With Mothering Sunday just around the corner, you may be wondering how to treat your mum on the special day.
But if the usual bunch of flowers and breakfast in bed doesn’t quite cut it this year, Nottingham has many alternatives.
What is Mothers Day?
Mothering Sunday always falls on the fourth Sunday of Lent, which is exactly three weeks before Easter Sunday and usually in the second half of March or early April.
Traditionally children give flowers, presents and cards to their mothers, grandmothers, stepmothers and mothers-in-law to celebrate the maternal bond.
The day took off in Britain in 1913 when a vicar’s daughter from Coddington, called Constance Smith, launched the Mothering Sunday Movement and called for the day to be officially marked in England.
From Thursday March 23 the Lace Market Gallery, on Stoney Street, is holding a range of events and exhibitions relating to being an artist and a parent.
Tracey Kershaw’s participatory installation Tell Me About Your Mother, in which visitors can sit in a pseudo-domestic setting and ‘tell me about your mother’, will take place in the run up to Sunday.
There is also a participatory session where people can join Tracey to draw their mum.
A documentary by USA artist Mary Trunk will also be screened while her work is installed.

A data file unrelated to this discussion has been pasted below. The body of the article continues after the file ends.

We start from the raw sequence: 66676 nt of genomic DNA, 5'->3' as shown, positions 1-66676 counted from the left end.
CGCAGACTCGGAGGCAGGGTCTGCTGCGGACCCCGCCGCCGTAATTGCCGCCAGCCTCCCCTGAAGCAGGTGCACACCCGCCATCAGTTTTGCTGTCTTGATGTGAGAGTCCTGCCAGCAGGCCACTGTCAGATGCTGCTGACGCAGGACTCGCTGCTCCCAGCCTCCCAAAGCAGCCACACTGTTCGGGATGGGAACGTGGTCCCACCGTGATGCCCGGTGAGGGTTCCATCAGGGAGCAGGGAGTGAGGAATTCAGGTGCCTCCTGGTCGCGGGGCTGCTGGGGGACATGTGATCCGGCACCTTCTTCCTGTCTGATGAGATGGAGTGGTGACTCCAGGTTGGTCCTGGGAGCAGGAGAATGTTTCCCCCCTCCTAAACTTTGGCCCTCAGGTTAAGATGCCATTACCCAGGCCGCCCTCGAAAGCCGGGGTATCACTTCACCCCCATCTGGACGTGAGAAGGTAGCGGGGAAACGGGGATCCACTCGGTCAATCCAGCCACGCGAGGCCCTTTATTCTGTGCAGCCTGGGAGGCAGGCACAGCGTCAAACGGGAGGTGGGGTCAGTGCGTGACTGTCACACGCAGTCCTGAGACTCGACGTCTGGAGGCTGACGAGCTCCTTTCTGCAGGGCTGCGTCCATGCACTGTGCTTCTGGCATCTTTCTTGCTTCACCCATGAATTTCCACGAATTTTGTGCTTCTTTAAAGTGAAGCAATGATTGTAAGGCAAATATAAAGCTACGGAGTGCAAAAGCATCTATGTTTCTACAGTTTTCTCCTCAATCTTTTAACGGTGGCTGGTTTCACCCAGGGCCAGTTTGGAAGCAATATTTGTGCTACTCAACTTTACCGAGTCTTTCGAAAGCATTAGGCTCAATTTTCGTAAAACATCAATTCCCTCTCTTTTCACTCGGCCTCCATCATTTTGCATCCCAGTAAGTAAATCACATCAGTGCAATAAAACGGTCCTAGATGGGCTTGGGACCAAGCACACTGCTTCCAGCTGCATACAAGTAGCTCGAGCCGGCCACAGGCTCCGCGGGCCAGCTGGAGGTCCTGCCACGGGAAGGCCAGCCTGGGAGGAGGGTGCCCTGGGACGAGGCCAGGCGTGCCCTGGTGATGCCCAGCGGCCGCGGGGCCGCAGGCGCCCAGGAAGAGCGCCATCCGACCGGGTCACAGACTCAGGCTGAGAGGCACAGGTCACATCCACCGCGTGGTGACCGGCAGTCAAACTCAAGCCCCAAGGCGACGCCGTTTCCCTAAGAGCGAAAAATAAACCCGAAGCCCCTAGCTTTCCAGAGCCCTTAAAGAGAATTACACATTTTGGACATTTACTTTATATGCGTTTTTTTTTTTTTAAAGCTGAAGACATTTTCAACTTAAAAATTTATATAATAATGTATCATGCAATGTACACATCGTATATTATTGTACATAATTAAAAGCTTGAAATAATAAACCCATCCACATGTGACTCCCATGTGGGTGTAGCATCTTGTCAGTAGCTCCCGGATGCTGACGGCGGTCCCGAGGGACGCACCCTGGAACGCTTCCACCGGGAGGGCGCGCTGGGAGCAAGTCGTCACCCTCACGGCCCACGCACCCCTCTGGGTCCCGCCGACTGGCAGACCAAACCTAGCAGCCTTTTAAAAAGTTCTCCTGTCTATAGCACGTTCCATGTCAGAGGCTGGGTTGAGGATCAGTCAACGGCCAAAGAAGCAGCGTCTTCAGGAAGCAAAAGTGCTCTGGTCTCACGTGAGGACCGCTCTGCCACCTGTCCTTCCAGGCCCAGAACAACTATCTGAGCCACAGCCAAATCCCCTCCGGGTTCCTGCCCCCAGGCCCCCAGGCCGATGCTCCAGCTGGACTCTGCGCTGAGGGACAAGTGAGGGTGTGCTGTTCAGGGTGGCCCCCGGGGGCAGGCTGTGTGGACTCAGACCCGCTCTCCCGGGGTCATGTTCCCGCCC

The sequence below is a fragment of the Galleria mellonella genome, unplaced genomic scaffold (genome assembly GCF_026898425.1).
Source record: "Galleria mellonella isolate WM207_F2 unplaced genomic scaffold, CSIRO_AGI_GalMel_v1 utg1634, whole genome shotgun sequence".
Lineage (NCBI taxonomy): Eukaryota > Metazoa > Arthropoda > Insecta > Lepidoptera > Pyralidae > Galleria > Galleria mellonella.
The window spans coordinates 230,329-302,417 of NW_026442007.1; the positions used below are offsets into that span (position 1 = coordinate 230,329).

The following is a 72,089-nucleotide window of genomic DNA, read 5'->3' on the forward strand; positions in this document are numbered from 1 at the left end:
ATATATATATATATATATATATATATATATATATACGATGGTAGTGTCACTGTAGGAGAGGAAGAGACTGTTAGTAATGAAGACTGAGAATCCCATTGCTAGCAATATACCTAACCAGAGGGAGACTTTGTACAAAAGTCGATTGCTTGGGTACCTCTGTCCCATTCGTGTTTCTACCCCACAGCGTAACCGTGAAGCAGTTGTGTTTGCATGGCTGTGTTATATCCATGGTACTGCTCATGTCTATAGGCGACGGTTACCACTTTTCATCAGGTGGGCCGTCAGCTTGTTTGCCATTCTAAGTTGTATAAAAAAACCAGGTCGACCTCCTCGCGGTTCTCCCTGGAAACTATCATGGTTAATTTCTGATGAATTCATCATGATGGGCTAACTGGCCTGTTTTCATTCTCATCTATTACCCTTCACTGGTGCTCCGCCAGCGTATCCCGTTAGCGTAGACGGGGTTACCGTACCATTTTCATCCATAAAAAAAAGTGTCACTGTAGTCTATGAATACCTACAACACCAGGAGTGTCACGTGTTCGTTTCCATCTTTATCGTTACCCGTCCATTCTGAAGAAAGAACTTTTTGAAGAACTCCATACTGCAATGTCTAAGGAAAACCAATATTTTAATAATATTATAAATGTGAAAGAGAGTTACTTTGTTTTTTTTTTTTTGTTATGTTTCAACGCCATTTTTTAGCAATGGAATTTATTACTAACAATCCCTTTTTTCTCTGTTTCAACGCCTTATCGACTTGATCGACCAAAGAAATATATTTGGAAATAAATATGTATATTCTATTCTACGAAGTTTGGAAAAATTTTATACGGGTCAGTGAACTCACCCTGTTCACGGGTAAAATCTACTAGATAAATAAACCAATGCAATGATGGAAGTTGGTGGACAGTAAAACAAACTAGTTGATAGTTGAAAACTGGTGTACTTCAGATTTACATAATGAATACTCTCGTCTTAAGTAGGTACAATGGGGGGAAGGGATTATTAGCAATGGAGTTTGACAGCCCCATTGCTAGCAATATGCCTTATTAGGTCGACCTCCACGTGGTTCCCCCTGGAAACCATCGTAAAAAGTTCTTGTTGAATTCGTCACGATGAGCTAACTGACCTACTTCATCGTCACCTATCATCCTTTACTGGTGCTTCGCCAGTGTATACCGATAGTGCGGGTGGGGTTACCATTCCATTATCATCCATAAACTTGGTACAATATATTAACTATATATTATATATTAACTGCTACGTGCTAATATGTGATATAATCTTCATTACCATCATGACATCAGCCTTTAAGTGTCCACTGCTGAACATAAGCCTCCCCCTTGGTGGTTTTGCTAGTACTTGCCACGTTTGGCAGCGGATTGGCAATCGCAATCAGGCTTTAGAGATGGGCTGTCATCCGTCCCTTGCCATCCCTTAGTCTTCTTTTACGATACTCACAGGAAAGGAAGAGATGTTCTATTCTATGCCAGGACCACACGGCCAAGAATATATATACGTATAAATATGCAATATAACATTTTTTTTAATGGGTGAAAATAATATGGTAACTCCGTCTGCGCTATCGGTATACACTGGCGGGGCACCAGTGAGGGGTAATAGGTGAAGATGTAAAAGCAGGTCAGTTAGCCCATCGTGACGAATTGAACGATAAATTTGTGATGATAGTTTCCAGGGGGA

Nottingham City of Artists, in Hooton Street, is offering a range of workshops and classes including a mother and daughter ‘learn to knit’ class.
Sip tea in style
The city is home to numerous cafes and coffee shops which range from the traditional British tea and a slice of cake to a glass of something fizzy.
Time for tea on Wollaton Road has a vintage-style selection of teas, coffees and cakes while surrounded by decor and music from the era.
Debbie Bryan, in the Lace Market, offer a champagne cream tea complete with bubbly, strawberries, whipped cream and a gold-topped chocolate brownie.
Colwick Hall Hotel has a selection of finger sandwiches, cakes and drinks and overlooks the Georgian country house’s gardens.
If prosecco is more your mother’s ‘cup of tea’, Hart’s, in Park Row, is offering a prosecco afternoon tea served in their Park Bar.
With so many buildings and parks, Nottinghamshire has a vast array to explore.
Rufford Abbey Country Park is a former 12th century Cistercian Monastery and country house with a Mother’s Day Menu in Lord Savile’s Kitchen.
A guided walk around Wollaton Hall Park is available along with a tour of the historic Grade One listed house, which featured in the Batman movie The Dark Knight Rises.
Patchings Art Centre, in Calverton is a 23-year-old centre offering monthly exhibitions across three galleries, along with a gift shop, restaurant and framing service.
For ice skating, the National Ice Centre are offering free sessions and skate hire if you quote ‘mums skate for free’.
You can also treat your mum to feel pampered and let her put her feet up for the day.
Eden Hall day spa, in Newark, offer an 85 minute top-to-toe pampering treatment followed by full use of the spa facilities.
The Beauty Temple, on Queen Street, offer a menu of ‘cocktail and treatments’ including a champagne and gold leaf nectar foot soak and rose fizz facial.
The Urban Rooms Spa in the Crowne Plaza Hotel offers an overnight spa break for two and includes a heated swimming pool, ice station, steam room, Jacuzzi, relaxation room and gym.